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Good morning D.C., and welcome back from the long weekend. Metro’s Blue and Yellow line stations south of National Airport are now closed for repairs and will reopen on September 8. Here’s what you need to know about it.

Also, we’re hiring! Apply to be City Paper’s next City Lights Editor.


  • Maurice Scott, a 15-year-old freshman honor student at Somerset Prep D.C. was fatally shot Sunday just two blocks from the school. At least three other victims were treated at the hospital and are expected to survive. Four men and a child were also shot Monday near the Barry Farm Recreation Center in Southeast, less than two miles from the place where Scott was killed.

  • Rare Essencedropped a new track featuring Tone P, Noochie, and Lightshow last week called “#DontMuteDC.” The cultural activism sparked by attempts to silence the go-go music that plays from a Shaw corner store is not done.

  • Sawinder Singh’s long beard and turban drew taunts and harassment from students, supervisors, and co-workers during his 13 years as a school bus driver in Montgomery County. The observant Sikh is settling an EEOC complaint he filed in 2016. The settlement agreement will include cultural education and unconscious bias training.

  • What’s good withWes Felton?

LOOSE LIPS LINKS, by Mitch Ryals (tips? mryals@washingtoncitypaper.com)

  • D.C. councilmembers will vote on the fiscal year 2020 budget for the second and final time today. Several issues hang in the balance:

    • A new hospital in Southeast [WCP]

    • Funds for the District’s public housing [Post]

    • Renovations for Banneker High School. [DC Line]

  • Paul Smedberg, a former Alexandria City Council member, is an early frontrunner to replace D.C. Councilmember Jack Evans as chair of the Metro board. [Post]

  • ICYMI: Evans’ clients had business in front of the Council. [Post]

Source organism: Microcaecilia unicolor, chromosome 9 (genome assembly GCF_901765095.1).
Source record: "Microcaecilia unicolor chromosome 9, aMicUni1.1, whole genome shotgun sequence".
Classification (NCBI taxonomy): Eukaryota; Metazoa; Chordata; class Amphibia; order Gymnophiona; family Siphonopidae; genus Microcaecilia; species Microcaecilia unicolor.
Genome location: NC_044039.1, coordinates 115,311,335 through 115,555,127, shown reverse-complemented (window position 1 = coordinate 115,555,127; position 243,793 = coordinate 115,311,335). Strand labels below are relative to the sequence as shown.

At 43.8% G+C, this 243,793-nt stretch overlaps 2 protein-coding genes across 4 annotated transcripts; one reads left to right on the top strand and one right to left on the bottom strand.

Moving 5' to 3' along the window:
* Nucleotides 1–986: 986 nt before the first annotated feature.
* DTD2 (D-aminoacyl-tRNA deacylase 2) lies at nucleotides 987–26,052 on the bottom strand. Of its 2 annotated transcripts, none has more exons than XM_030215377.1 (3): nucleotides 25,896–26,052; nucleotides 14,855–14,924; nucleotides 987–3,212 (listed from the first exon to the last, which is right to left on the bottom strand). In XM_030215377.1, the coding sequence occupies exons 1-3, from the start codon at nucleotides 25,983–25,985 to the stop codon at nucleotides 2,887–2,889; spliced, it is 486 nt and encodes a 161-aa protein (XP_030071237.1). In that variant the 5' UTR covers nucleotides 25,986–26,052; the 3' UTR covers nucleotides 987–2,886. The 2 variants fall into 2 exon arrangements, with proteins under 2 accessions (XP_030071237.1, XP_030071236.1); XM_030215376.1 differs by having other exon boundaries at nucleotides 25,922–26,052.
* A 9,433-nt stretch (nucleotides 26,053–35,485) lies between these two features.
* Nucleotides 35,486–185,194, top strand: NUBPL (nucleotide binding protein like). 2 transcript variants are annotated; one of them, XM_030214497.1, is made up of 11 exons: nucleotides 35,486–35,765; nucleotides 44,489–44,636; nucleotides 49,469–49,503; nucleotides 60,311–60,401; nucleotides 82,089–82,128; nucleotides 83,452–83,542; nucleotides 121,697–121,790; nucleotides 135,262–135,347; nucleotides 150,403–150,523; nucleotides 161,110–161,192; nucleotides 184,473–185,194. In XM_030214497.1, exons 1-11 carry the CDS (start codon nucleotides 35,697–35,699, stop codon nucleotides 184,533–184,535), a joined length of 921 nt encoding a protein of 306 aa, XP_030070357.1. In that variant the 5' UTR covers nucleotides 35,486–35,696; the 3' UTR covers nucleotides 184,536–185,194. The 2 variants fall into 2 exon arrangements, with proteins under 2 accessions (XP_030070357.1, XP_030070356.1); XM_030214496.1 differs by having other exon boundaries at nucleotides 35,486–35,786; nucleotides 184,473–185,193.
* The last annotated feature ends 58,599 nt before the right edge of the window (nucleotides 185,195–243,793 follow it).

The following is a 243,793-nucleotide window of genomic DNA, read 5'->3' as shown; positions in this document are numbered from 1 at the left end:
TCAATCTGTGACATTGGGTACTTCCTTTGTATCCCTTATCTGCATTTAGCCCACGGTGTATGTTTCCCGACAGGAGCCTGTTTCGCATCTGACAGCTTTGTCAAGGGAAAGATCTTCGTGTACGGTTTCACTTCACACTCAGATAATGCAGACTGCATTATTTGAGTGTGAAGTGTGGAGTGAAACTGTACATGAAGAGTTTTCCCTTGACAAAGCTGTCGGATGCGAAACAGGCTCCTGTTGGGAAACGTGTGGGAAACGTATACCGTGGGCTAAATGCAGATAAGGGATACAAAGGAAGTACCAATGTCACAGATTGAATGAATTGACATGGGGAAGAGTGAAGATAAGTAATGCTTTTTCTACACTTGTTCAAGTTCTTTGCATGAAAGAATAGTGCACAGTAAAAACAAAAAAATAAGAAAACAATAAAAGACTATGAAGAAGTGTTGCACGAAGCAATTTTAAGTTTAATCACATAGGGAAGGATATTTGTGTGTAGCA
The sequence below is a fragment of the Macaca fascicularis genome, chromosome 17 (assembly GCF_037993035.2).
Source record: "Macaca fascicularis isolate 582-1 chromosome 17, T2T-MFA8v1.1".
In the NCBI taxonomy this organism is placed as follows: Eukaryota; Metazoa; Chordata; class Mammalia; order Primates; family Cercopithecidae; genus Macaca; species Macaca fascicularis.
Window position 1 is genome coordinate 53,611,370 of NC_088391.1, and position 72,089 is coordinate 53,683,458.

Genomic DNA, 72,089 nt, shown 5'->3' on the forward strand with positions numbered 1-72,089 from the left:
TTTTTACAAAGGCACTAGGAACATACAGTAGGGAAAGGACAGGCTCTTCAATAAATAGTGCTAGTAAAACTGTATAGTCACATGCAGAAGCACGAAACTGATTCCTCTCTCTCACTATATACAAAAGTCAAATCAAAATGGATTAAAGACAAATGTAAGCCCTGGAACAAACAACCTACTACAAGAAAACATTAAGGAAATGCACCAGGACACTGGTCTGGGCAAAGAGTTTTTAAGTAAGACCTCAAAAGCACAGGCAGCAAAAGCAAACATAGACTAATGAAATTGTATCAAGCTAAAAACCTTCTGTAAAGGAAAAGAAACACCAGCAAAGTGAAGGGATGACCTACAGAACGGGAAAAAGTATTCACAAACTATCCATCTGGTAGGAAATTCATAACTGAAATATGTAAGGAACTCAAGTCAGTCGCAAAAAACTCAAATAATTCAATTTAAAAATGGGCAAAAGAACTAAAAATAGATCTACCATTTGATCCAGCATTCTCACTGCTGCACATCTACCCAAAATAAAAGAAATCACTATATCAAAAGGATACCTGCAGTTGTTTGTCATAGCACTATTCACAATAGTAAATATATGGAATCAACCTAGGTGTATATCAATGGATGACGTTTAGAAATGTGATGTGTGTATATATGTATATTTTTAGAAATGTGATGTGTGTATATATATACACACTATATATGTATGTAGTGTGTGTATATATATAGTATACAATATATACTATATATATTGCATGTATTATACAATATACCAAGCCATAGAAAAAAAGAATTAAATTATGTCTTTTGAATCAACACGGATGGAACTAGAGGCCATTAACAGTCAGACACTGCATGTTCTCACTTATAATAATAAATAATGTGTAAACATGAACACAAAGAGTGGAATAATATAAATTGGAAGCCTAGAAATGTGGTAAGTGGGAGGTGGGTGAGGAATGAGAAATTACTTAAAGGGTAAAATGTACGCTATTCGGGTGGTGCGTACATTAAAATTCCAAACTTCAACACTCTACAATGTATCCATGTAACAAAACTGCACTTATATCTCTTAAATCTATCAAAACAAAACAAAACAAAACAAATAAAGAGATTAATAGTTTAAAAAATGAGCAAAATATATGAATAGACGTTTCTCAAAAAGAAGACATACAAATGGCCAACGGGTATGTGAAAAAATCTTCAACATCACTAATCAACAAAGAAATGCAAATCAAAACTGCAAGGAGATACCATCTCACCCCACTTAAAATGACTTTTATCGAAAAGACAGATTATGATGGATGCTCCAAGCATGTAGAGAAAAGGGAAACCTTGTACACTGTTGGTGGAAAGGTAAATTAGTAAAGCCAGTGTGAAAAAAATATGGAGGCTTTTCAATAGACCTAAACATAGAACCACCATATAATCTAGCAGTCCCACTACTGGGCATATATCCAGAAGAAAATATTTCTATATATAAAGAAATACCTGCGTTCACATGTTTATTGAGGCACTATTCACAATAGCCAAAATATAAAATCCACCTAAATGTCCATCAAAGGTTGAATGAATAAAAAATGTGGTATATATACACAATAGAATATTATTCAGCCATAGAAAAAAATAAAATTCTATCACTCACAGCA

• Virginia Gov. Ralph Northam and his staff bumbled the response to the discovery of a racist photo in his med school yearbook page. [Post]

YOUNG & HUNGRY LINKS, by Laura Hayes (tips? lhayes@washingtoncitypaper.com)

  • North Bethesda has a new Indian restaurant. [Washingtonian]

  • Check out the menu at Meridian Pint’s new home in Arlington. [Eater]

  • Baltimore’sClub 1111 is a place for adults with disabilities to let loose. [Baltimore Sun]

ARTS LINKS, by Kayla Randall (tips? krandall@washingtoncitypaper.com)

  • Arts links will return tomorrow.

HOUSING COMPLEX LINKS, by Morgan Baskin (tips? mbaskin@washingtoncitypaper.com)

  • These D.C. neighborhoods have seen the highest appreciation this year. [Urban Turf]

  • Transit improvements could be coming to a sizable portion of Northwest D.C. [Curbed]

  • Brianne Nadeau proposes cutting tax incentives for D.C. tech companies to fund social services. [WAMU]

SPORTS LINKS, by Kelyn Soong (tips? ksoong@washingtoncitypaper.com)

  • A video circulating online shows the Caps’ Evgeny Kuznetsov next to what appears to be cocaine. A team spokesperson told the Post, “We are currently in the process of gathering facts and will have no further comment at this time.” [Russian Machine Never Breaks]

  • Kristi Toliversuffered a right quad contusion in the Mystics’ season-opening loss to the Connecticut Sun. [Twitter]

  • The Nats bullpen wasted yet another solid performance from pitcher Max Scherzer. [Washington Times]

  • “It’s a great day to be a Terp,” Maryland coach Cathy Reesesaid after the women’s lacrosse team won its 14th NCAA title. [AP]

  • An under-the-weather Frances Tiafoeexited the French Open in the first round. [Yahoo]

HAPPENING TODAY, byKayla Randall (tips? krandall@washingtoncitypaper.com)

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